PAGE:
> 1950 – Jim Konstanty, Phillies, 22 Saves – Philadelphia won the NL Pennant and Casimir James Konstanty was a major contributor. When you digest his stats, it is clear to see why he won the NL MVP…appeared in 74 games, finishing 62 of them!! Pitched 152 innings and had 16 Wins to go along with his Save total. You can find his rookie card in the 1950 Bowman set (#226) with a value of $30.


> 1951 – Ellis Kinder, Red Sox, 14 Saves – Nicknamed “Old Folks”, he was an excellent starting pitcher for four seasons prior to moving to the bullpen in ’51. In 1949, for example, he went 23-6 and led the AL with 6 shutouts. His performance in this season was amazing and included an 11-2 record in 127 IP while finishing 41 games. The 1950 Bowman set is also home to Kinder’s rookie card (#152) and it books for $30.


> 1952 – Al Brazle, Cardinals, 16 Saves – “Cotton” was another starting pitcher from the late 40’s who transitioned to the bullpen. He even started 6 games in this season and went 12-5 for the year. The 1949 Bowman set has his rookie card (#126) and $30 will add it to your collection.


> 1953 – Ellis Kinder, Red Sox, 27 Saves – Still effective at age 38, this tied Page’s record for the most Saves in a season. He also led the AL with 69 games pitched and 51 games finished. Oh, and his ERA was 1.85!


> 1954 – Jim Hughes, Dodgers, 24 Saves – A journeyman who didn’t get to the majors until age 29, he also led the NL with 60 appearances. His 1953 Topps card (#216) books for $40.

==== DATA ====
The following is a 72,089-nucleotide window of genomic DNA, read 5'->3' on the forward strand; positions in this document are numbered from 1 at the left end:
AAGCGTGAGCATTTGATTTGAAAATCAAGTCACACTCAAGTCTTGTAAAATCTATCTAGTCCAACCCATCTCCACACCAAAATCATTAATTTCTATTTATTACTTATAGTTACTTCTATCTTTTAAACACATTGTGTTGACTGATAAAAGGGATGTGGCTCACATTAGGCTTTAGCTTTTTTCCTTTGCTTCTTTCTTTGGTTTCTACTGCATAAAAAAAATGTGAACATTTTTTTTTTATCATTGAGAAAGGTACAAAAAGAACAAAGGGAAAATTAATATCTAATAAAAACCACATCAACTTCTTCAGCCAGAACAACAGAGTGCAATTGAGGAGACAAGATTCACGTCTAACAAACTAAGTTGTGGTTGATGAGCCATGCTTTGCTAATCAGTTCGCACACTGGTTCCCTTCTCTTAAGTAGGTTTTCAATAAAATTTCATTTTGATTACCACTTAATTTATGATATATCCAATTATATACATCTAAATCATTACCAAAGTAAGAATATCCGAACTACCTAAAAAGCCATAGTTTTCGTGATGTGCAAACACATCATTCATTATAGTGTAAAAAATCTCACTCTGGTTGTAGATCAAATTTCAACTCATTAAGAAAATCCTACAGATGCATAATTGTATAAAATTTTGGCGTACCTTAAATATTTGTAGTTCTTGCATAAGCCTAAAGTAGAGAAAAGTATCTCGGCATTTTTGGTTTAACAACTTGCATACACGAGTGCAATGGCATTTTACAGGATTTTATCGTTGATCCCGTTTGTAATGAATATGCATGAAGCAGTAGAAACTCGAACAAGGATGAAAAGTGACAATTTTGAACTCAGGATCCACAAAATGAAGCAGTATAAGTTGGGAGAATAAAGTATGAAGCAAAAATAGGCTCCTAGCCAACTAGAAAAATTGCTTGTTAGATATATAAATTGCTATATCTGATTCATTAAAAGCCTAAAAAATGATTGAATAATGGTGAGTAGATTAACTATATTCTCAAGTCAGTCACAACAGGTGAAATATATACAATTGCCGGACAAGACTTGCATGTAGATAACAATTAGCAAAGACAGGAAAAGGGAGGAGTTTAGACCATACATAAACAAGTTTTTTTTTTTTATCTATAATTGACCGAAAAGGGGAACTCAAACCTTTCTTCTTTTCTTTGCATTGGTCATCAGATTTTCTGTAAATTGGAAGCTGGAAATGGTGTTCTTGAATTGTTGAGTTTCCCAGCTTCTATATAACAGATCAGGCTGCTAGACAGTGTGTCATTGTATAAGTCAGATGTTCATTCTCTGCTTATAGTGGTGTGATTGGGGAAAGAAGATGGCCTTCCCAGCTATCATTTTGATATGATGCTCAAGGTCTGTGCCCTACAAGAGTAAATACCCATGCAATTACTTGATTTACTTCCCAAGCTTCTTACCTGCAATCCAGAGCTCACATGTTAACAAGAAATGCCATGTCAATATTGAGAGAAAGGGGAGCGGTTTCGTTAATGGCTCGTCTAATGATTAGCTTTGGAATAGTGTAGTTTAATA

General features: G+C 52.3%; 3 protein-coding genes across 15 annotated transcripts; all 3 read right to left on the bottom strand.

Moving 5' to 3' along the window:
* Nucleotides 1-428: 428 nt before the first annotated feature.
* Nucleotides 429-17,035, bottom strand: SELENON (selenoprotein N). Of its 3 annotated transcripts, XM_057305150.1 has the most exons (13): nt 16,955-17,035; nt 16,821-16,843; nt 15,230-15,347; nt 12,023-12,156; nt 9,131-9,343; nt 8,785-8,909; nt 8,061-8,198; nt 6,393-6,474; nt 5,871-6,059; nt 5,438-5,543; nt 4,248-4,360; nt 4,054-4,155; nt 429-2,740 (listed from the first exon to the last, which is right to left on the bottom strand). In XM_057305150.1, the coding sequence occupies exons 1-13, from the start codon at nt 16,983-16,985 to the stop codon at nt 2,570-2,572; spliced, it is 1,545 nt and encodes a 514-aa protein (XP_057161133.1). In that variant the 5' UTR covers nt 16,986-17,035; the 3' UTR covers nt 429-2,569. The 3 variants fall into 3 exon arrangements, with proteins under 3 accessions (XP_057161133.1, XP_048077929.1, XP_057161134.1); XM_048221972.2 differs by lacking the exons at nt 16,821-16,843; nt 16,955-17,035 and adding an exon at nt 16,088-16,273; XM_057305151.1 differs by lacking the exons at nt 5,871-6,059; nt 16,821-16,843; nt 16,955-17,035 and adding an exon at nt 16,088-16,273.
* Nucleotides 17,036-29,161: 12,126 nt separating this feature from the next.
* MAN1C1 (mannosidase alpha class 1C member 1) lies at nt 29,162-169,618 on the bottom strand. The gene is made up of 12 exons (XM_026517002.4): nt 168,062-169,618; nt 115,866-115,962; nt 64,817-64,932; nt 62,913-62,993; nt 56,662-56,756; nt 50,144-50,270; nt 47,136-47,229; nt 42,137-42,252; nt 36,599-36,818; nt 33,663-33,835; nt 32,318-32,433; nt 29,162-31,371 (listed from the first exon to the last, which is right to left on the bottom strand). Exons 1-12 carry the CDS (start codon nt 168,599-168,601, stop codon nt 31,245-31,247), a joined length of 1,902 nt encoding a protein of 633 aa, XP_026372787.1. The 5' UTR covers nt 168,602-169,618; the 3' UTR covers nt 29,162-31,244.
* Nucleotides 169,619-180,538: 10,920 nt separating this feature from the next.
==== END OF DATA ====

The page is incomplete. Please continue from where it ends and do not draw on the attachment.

> 1955 – Ray Narleski, Indians, 19 Saves – The starting rotation was Early Wynn, Herb Score, Bob Lemon & Mike Garcia with a spot starter named Bob Feller. This slender right-hander also led the league with 60 appearances and added a 9-1 record. His 1955 Topps card (#160) is worth $45.


> 1956 – Clem Labine, Dodgers, 19 Saves – The “Boys of Summer” had a great staff and this veteran closed the door by finishing 47 games. His rookie card is the jewel of this collection, as it comes from the high-numbered run of the famous 1952 Topps set (#342) and books for $525.


> 1957 – Bob Grim, Yankees, 19 Saves – The 1954 AL Rookie of the Year award winner when he went 20-6, Grim transitioned to the bullpen and added a 12-8 record to this All-Star season. The 1955 Bowman rookie card (#167) is worth $25.